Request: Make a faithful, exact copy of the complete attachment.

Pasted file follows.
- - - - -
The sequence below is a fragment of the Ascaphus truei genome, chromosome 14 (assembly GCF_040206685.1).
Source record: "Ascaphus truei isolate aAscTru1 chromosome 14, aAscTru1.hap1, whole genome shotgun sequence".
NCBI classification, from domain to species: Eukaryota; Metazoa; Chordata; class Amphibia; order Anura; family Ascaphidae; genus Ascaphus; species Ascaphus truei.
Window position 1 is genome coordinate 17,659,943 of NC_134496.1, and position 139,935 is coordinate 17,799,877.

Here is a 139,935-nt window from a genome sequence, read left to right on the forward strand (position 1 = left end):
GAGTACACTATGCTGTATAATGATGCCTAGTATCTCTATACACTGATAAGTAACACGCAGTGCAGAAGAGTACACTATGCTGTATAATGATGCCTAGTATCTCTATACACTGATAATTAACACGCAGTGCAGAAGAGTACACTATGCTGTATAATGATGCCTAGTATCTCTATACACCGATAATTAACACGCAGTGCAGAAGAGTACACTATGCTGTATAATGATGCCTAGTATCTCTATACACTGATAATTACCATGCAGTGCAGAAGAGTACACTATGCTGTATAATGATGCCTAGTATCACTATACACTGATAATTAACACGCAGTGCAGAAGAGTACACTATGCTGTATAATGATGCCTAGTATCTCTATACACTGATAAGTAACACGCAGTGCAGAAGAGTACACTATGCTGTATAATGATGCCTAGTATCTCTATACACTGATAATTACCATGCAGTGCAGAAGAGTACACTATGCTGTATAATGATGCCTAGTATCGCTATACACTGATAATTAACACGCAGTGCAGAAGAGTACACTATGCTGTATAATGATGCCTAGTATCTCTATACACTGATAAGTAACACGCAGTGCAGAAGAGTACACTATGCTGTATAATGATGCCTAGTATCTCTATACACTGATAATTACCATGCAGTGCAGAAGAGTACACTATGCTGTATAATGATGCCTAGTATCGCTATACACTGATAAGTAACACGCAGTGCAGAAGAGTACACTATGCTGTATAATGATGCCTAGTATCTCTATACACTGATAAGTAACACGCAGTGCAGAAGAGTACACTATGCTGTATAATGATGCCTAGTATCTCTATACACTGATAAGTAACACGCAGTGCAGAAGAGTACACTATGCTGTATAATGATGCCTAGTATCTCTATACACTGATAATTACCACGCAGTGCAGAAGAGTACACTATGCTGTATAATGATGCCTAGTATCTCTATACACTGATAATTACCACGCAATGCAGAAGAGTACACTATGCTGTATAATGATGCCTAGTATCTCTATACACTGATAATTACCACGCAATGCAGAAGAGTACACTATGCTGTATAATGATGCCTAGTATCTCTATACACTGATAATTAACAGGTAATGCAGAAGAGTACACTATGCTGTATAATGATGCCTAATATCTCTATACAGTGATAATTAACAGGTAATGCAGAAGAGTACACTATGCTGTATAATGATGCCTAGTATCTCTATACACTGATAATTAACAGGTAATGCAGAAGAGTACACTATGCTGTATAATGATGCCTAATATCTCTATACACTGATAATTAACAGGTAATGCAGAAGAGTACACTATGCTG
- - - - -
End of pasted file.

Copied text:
The sequence below is a fragment of the Ascaphus truei genome, chromosome 14 (assembly GCF_040206685.1).
Source record: "Ascaphus truei isolate aAscTru1 chromosome 14, aAscTru1.hap1, whole genome shotgun sequence".
NCBI classification, from domain to species: Eukaryota; Metazoa; Chordata; class Amphibia; order Anura; family Ascaphidae; genus Ascaphus; species Ascaphus truei.
Window position 1 is genome coordinate 17,659,943 of NC_134496.1, and position 139,935 is coordinate 17,799,877.

Here is a 139,935-nt window from a genome sequence, read left to right on the forward strand (position 1 = left end):
GAGTACACTATGCTGTATAATGATGCCTAGTATCTCTATACACTGATAAGTAACACGCAGTGCAGAAGAGTACACTATGCTGTATAATGATGCCTAGTATCTCTATACACTGATAATTAACACGCAGTGCAGAAGAGTACACTATGCTGTATAATGATGCCTAGTATCTCTATACACCGATAATTAACACGCAGTGCAGAAGAGTACACTATGCTGTATAATGATGCCTAGTATCTCTATACACTGATAATTACCATGCAGTGCAGAAGAGTACACTATGCTGTATAATGATGCCTAGTATCACTATACACTGATAATTAACACGCAGTGCAGAAGAGTACACTATGCTGTATAATGATGCCTAGTATCTCTATACACTGATAAGTAACACGCAGTGCAGAAGAGTACACTATGCTGTATAATGATGCCTAGTATCTCTATACACTGATAATTACCATGCAGTGCAGAAGAGTACACTATGCTGTATAATGATGCCTAGTATCGCTATACACTGATAATTAACACGCAGTGCAGAAGAGTACACTATGCTGTATAATGATGCCTAGTATCTCTATACACTGATAAGTAACACGCAGTGCAGAAGAGTACACTATGCTGTATAATGATGCCTAGTATCTCTATACACTGATAATTACCATGCAGTGCAGAAGAGTACACTATGCTGTATAATGATGCCTAGTATCGCTATACACTGATAAGTAACACGCAGTGCAGAAGAGTACACTATGCTGTATAATGATGCCTAGTATCTCTATACACTGATAAGTAACACGCAGTGCAGAAGAGTACACTATGCTGTATAATGATGCCTAGTATCTCTATACACTGATAAGTAACACGCAGTGCAGAAGAGTACACTATGCTGTATAATGATGCCTAGTATCTCTATACACTGATAATTACCACGCAGTGCAGAAGAGTACACTATGCTGTATAATGATGCCTAGTATCTCTATACACTGATAATTACCACGCAATGCAGAAGAGTACACTATGCTGTATAATGATGCCTAGTATCTCTATACACTGATAATTACCACGCAATGCAGAAGAGTACACTATGCTGTATAATGATGCCTAGTATCTCTATACACTGATAATTAACAGGTAATGCAGAAGAGTACACTATGCTGTATAATGATGCCTAATATCTCTATACAGTGATAATTAACAGGTAATGCAGAAGAGTACACTATGCTGTATAATGATGCCTAGTATCTCTATACACTGATAATTAACAGGTAATGCAGAAGAGTACACTATGCTGTATAATGATGCCTAATATCTCTATACACTGATAATTAACAGGTAATGCAGAAGAGTACACTATGCTG